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Stability in the Hashemite Kingdom of Jordan (HKJ) in the Post Arab Spring Era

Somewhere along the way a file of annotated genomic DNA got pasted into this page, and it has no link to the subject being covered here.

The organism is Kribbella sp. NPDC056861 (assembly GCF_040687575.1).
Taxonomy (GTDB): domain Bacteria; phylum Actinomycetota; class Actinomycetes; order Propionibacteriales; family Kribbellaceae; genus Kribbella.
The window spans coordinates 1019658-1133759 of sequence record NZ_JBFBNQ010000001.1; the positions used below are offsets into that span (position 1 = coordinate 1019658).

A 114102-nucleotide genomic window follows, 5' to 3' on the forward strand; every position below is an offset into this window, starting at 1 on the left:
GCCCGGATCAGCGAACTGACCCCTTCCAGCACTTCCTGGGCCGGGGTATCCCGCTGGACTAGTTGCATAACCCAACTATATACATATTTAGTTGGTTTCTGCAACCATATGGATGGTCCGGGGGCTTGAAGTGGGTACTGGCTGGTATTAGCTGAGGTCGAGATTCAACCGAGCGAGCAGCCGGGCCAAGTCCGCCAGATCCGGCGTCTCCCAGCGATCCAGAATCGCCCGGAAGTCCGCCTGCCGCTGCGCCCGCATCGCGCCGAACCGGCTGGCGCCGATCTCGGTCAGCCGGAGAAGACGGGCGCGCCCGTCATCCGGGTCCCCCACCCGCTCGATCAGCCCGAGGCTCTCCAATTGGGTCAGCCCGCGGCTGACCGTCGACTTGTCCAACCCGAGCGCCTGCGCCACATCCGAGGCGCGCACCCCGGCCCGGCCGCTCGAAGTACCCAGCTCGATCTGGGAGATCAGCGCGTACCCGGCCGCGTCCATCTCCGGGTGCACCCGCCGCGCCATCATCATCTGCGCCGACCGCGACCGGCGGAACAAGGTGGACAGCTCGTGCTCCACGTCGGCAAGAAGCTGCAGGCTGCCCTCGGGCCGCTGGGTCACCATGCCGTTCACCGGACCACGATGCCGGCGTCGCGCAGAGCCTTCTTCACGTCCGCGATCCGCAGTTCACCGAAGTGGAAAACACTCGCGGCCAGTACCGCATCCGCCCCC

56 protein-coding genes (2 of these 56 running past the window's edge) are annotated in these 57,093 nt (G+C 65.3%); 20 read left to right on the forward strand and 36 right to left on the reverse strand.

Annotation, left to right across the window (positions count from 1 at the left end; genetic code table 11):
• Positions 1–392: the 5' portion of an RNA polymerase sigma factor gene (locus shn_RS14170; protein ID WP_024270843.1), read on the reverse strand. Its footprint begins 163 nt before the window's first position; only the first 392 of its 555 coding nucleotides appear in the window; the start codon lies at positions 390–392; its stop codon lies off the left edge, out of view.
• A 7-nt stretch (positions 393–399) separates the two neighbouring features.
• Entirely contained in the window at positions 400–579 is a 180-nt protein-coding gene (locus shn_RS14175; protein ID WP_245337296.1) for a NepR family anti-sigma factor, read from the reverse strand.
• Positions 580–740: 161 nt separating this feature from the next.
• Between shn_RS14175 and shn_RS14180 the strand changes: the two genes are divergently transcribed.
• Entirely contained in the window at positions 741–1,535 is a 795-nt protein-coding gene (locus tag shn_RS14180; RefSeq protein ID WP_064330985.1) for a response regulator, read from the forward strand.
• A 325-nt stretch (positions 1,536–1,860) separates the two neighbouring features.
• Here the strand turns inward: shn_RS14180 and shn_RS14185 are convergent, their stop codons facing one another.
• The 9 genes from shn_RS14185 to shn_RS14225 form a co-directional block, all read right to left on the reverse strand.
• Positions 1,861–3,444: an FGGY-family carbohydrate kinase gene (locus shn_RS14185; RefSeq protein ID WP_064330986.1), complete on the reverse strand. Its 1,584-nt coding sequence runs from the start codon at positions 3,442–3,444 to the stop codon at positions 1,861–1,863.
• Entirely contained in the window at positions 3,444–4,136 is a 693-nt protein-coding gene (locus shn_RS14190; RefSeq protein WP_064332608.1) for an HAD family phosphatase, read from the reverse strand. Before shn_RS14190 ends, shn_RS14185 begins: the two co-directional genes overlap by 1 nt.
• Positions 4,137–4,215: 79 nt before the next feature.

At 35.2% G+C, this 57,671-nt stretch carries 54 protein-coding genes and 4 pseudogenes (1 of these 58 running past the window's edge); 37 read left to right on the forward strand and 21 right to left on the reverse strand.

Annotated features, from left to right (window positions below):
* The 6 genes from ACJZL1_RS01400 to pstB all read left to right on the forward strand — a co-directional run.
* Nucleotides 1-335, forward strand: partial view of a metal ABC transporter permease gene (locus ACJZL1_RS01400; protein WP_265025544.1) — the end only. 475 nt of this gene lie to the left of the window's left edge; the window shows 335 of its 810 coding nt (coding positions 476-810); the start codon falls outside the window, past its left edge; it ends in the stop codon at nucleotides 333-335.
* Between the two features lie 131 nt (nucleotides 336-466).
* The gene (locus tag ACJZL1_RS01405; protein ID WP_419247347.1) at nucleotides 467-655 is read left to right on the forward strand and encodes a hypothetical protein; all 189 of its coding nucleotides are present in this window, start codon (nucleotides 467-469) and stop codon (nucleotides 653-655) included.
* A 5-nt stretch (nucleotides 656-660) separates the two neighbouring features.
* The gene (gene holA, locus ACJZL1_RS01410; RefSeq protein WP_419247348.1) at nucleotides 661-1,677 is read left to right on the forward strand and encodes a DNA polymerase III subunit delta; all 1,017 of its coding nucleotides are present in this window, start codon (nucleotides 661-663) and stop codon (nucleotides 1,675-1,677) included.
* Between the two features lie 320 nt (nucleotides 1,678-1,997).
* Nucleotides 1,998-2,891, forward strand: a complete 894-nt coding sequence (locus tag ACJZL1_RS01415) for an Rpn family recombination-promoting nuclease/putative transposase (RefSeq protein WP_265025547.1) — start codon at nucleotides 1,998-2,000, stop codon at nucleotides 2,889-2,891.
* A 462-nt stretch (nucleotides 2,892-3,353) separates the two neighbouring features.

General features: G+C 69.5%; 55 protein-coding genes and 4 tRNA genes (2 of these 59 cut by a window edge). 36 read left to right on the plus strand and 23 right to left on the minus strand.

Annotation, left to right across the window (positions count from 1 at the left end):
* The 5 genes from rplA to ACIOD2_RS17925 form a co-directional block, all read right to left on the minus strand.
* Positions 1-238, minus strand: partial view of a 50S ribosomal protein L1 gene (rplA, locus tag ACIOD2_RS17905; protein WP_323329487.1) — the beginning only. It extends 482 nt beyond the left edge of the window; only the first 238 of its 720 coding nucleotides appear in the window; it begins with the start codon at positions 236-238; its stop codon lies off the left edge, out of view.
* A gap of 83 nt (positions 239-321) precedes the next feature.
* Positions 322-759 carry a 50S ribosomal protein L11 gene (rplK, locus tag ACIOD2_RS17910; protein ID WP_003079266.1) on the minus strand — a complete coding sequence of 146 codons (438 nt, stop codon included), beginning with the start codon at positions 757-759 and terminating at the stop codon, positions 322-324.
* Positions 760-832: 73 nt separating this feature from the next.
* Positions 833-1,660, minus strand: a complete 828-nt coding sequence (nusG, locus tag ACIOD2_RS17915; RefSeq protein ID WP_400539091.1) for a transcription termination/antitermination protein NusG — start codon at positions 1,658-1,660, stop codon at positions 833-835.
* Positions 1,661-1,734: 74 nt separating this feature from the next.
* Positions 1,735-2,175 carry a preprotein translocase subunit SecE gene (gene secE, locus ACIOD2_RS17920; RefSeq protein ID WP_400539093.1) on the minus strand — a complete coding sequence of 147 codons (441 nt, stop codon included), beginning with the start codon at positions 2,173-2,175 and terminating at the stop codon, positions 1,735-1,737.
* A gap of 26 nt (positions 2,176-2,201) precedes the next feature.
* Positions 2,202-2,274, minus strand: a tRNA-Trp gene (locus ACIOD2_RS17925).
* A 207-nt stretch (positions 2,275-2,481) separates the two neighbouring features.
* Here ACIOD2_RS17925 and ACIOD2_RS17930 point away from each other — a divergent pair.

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Since the start of the Arab Spring, Jordan has witnessed an unprecedented level of popular unrest. The frequent demonstrations, which have turned violent at times, have been triggered by the populations general dissatisfaction with the poor economic conditions and the less than ideal political process in the Kingdom. Although to a lesser extent, the calls for Sharia Law implementation, have also triggered some of the ensuing disorder. Moreover, conflict between state and non-state actors across the region and the threat of Totalitarian Islamist have amplified Jordan's woes and further strained its limited resources. The thousands of refugees from conflicts in neighboring countries and the returning DAESH fighters continue to undermine Jordan's stability. As a regional stabilizer and critical partner of the U.S., Jordan is vital to a successful U.S. national policy in the Middle East. Despite the challenges, Jordan's wise governance coupled with its Bedouin traditions have thus far proved critical in maintaining order in the Kingdom. Despite criticism, the Kingdoms ongoing efforts to pursue true economic reform and measured political transformation have resulted in a noticeable decline in the turmoil.



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